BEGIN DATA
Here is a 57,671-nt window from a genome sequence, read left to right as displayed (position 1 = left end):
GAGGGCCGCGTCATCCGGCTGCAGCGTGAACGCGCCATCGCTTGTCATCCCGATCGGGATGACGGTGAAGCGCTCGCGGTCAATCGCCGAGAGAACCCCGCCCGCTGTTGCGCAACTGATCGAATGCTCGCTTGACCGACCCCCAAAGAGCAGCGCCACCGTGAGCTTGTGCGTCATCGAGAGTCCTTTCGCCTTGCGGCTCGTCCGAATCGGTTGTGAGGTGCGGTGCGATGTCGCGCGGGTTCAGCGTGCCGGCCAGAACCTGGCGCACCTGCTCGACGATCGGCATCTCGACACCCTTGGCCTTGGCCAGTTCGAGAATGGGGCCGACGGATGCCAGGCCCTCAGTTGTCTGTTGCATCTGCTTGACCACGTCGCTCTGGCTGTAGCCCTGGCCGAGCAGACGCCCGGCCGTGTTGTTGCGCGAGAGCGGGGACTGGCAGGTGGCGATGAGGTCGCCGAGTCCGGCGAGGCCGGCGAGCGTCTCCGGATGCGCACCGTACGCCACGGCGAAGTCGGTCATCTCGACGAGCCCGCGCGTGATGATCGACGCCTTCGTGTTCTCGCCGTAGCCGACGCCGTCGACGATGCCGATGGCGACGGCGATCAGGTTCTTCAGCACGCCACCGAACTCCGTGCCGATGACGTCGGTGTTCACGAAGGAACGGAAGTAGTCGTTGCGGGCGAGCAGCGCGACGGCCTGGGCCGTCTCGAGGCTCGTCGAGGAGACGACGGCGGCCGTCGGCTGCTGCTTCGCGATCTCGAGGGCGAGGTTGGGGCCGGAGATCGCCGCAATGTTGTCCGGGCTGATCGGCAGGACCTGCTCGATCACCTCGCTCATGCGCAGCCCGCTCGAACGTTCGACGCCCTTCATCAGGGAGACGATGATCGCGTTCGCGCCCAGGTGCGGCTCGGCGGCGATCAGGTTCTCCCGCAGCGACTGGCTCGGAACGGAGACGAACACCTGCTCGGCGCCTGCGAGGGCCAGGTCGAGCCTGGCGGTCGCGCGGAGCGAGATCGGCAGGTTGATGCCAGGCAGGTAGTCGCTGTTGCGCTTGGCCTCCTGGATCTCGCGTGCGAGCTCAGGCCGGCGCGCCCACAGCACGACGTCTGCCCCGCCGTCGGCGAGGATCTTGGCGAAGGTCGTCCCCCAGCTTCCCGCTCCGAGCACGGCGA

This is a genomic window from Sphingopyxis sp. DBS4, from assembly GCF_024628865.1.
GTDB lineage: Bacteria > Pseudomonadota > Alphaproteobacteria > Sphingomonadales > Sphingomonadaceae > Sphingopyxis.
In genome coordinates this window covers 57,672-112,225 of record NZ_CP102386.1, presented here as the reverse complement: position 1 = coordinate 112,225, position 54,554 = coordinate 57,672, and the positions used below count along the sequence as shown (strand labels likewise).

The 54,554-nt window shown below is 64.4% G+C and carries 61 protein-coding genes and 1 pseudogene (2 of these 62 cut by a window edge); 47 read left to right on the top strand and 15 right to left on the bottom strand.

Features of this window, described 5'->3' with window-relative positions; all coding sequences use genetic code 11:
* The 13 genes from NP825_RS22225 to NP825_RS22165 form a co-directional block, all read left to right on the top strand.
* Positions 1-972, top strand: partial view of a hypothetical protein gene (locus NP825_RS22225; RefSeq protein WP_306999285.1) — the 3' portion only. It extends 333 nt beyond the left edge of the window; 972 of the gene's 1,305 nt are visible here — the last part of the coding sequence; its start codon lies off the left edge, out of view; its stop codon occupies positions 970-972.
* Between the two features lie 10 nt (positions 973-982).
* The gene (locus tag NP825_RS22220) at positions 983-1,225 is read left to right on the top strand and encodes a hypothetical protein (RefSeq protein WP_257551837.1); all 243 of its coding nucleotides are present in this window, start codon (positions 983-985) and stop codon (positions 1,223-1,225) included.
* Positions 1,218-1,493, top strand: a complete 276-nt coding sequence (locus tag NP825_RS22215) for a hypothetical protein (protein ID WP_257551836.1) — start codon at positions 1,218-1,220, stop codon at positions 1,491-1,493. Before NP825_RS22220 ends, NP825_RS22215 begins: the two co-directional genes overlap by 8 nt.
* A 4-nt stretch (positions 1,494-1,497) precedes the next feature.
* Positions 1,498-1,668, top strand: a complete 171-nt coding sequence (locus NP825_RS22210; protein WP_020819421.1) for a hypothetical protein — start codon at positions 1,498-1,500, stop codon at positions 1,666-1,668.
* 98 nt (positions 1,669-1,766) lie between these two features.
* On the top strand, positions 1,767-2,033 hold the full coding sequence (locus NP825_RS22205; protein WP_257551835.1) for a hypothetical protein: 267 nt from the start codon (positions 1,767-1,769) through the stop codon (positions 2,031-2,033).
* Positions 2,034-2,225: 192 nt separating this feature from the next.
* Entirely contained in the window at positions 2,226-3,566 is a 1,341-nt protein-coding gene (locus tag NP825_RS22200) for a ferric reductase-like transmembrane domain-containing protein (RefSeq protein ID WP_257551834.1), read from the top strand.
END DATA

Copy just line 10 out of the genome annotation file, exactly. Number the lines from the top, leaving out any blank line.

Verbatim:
* Between the two features lie 10 nt (positions 973-982).